Sudan peace talks resume to tackle oil wealth
By Nita Bhalla
Jan 23, 2003 (Reuters)
The Sudan government and rebels resumed peace talks in Kenya on Thursday, but tough bargaining lies ahead if the two sides are to end a 20-year-long conflict that has cost two million lives.
Mediators appealed for compromise at the start of the talks, whose January 15 resumption had been delayed by a dispute over the agenda, while political analysts predicted a quick consensus on wealth and power distribution would prove difficult.
"You must remember always that negotiating is not about what one wants, but what one can live with," chief mediator Lazarus Sumbeiywo told the opening session.
"Let us keep in our minds that the welfare of an entire nation and its people should not be sacrificed at the altar of personal ambitions," he said.
An estimated two million people have died in Sudan's war which began in 1983. The 1993 census put the country's population at 26 million.
The rebels based in the south, which is mostly animist with some Christian and Muslims, have been fighting for more autonomy from the mainly Muslim north.
The latest round of talks, under way in the Nairobi suburb of Karen, is the third in a series of negotiations which began in July under the auspices of the Intergovernmental Authority on Development (IGAD) regional body.
Mediators say the discussions between rebels of the Sudan People's Liberation Army (SPLA) and government will tackle key issues including the presidency, allocation of power in the national assembly, civil service, and the distribution of ministries.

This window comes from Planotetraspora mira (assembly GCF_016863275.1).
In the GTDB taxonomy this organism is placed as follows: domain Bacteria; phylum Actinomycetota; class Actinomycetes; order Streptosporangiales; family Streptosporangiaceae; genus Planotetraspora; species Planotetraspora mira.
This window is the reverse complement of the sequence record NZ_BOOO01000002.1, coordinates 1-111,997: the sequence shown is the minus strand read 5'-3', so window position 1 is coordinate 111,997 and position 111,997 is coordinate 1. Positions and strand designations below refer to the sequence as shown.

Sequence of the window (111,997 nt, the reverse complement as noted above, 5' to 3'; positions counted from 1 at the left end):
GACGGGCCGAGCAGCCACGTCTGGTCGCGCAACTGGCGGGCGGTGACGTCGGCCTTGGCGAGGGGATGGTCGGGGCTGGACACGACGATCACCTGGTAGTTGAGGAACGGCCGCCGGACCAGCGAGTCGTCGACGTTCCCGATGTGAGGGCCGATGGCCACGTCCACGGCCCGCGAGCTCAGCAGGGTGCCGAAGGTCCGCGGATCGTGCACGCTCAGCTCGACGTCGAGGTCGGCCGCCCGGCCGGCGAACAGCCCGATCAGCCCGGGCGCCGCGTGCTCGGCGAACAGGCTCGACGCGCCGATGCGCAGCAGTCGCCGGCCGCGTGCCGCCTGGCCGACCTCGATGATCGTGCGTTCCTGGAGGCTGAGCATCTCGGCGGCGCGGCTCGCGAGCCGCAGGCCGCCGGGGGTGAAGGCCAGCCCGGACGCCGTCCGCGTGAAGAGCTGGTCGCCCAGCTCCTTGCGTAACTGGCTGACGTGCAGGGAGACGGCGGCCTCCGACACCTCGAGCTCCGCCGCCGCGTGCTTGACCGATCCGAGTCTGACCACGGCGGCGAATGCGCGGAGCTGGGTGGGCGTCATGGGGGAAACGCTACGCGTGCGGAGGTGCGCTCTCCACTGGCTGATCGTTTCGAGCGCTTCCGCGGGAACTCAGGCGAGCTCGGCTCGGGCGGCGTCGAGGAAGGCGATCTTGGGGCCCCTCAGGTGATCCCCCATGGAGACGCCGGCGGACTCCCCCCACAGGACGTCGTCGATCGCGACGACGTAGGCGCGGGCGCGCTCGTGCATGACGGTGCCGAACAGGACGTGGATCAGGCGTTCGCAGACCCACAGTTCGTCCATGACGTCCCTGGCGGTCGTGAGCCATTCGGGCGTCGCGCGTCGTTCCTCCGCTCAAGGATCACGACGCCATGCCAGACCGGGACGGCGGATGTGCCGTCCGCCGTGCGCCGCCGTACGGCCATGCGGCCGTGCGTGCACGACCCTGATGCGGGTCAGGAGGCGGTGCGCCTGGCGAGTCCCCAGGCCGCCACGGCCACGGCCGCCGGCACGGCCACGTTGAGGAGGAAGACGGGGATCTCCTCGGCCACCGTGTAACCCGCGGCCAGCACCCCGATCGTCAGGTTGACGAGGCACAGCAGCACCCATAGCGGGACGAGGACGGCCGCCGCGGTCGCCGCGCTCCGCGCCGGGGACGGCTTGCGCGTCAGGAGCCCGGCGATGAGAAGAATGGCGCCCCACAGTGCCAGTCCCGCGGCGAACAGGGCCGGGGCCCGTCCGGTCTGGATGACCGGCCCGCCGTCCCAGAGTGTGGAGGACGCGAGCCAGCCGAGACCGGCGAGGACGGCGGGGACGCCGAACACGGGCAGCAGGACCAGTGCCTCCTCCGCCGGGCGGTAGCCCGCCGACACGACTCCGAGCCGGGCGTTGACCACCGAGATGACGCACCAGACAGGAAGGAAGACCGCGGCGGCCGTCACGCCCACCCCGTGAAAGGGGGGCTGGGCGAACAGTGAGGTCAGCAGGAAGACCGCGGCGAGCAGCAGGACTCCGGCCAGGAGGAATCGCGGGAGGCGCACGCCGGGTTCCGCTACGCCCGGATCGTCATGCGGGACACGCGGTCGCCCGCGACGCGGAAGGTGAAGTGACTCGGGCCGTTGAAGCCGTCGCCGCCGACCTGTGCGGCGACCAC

The controversial issue of distributing of Sudan's oil wealth will also be tackled in the two-week meeting.
POWER AND OIL
"These are tough issues and the SPLA have ambitious demands. They want 60 percent of the power, as well as 40 percent of Sudan's oil revenues. It will be difficult for Khartoum to accept this," said Professor Medhane Tadesse, a Horn of Africa analyst based in the Ethiopian capital Addis Ababa.
One Nairobi based analyst, who did not wish to be named, told Reuters that while headway had been made, a deal was far from being a foregone conclusion.
"It's still the furthest that they have gone, and the most serious peace process there has been," he said. "A lot of progress has been made. But it is looking shakier than it was this time last month."
The talks were postponed last week when the Sudanese government refused to send a delegation from Khartoum, saying that they had not agreed to discuss the status of three disputed areas which had been placed on the agenda.
Mediators say both parties have since agreed that the status of the disputed Nuba, Southern Blue Nile and Abyei areas will be discussed at a later date.
The talks produced a major breakthrough in July when both sides agreed to let the south hold a referendum on independence following a six-year transition period.
The second phase of talks in December ended with the two parties agreeing to extend a ceasefire until March 31, but both sides have accused the other of violating the agreement.